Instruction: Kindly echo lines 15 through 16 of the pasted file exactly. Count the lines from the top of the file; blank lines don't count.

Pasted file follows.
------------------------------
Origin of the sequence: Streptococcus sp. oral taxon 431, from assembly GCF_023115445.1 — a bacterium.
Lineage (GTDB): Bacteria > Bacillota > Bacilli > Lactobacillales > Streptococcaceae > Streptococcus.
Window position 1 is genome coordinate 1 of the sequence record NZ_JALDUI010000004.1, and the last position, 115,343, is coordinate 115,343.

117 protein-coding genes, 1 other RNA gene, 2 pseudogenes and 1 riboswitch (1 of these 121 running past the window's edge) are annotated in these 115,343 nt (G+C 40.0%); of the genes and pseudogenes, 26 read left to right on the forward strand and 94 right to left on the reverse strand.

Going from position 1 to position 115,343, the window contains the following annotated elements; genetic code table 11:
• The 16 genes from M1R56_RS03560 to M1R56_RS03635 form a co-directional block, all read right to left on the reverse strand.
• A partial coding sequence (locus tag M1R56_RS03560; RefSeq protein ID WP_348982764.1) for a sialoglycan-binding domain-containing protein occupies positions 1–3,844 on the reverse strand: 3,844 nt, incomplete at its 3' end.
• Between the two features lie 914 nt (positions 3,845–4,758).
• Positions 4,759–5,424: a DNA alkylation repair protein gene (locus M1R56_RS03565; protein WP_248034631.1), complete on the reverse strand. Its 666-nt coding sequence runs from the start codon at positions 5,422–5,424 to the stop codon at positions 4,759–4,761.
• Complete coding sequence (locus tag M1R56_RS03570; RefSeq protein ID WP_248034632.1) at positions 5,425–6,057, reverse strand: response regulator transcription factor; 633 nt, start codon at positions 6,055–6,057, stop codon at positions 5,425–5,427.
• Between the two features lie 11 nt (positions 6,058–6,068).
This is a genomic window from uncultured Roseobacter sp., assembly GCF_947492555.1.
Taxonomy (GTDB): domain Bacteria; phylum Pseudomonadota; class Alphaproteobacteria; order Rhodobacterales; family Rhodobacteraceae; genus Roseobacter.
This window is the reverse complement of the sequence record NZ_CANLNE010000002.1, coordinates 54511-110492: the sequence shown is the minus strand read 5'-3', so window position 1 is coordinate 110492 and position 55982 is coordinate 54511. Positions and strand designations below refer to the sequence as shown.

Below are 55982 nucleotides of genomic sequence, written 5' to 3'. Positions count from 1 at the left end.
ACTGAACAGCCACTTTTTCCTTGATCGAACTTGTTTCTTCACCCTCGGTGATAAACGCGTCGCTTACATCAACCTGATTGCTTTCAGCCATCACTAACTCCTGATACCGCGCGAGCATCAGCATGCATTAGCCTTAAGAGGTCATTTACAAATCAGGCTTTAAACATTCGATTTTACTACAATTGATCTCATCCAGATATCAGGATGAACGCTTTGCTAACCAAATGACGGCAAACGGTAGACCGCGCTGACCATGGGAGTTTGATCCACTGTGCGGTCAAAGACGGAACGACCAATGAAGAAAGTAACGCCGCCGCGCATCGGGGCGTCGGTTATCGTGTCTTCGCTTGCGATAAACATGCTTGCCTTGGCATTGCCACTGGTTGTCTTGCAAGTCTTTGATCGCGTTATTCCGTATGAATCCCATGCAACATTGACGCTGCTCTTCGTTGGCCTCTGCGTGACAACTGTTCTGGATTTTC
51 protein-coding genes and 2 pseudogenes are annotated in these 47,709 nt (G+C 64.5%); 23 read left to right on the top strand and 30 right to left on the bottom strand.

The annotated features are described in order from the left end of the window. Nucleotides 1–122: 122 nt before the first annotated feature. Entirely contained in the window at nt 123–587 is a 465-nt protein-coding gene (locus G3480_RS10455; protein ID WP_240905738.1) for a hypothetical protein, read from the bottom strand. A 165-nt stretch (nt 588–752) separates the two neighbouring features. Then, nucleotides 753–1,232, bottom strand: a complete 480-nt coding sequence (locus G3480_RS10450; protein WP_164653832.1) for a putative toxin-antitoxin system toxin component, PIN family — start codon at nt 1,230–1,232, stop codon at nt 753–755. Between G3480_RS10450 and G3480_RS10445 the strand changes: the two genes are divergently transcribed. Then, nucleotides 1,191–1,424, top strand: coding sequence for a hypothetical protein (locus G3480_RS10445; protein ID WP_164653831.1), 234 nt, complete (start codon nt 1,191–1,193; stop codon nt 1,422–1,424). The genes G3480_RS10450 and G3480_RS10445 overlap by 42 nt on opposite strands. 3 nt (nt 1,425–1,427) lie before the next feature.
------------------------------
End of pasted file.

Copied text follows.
Below are 55982 nucleotides of genomic sequence, written 5' to 3'. Positions count from 1 at the left end.
ACTGAACAGCCACTTTTTCCTTGATCGAACTTGTTTCTTCACCCTCGGTGATAAACGCGTCGCTTACATCAACCTGATTGCTTTCAGCCATCACTAACTCCTGATACCGCGCGAGCATCAGCATGCATTAGCCTTAAGAGGTCATTTACAAATCAGGCTTTAAACATTCGATTTTACTACAATTGATCTCATCCAGATATCAGGATGAACGCTTTGCTAACCAAATGACGGCAAACGGTAGACCGCGCTGACCATGGGAGTTTGATCCACTGTGCGGTCAAAGACGGAACGACCAATGAAGAAAGTAACGCCGCCGCGCATCGGGGCGTCGGTTATCGTGTCTTCGCTTGCGATAAACATGCTTGCCTTGGCATTGCCACTGGTTGTCTTGCAAGTCTTTGATCGCGTTATTCCGTATGAATCCCATGCAACATTGACGCTGCTCTTCGTTGGCCTCTGCGTGACAACTGTTCTGGATTTTC